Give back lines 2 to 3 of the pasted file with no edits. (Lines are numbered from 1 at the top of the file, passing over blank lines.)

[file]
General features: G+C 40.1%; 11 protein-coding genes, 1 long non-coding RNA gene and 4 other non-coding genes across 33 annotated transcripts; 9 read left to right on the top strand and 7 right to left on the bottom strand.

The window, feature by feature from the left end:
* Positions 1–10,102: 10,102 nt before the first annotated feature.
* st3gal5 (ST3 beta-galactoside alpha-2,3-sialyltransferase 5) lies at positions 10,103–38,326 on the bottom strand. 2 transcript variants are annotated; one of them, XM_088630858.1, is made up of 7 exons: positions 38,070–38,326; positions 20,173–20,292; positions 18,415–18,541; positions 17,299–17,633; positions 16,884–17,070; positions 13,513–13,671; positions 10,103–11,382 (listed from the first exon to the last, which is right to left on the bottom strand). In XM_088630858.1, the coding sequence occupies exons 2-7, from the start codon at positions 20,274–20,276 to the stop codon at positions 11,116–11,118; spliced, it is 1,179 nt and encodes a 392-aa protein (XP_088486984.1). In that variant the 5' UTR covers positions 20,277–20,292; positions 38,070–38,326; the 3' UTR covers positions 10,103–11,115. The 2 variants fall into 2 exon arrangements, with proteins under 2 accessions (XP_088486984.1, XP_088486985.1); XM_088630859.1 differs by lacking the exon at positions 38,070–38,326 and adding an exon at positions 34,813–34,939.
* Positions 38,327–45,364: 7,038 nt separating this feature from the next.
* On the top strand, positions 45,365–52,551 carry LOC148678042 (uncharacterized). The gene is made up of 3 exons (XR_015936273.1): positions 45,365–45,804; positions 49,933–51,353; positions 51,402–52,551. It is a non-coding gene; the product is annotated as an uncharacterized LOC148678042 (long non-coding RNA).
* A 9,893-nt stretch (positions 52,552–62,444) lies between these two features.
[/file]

The window, feature by feature from the left end:
* Positions 1–10,102: 10,102 nt before the first annotated feature.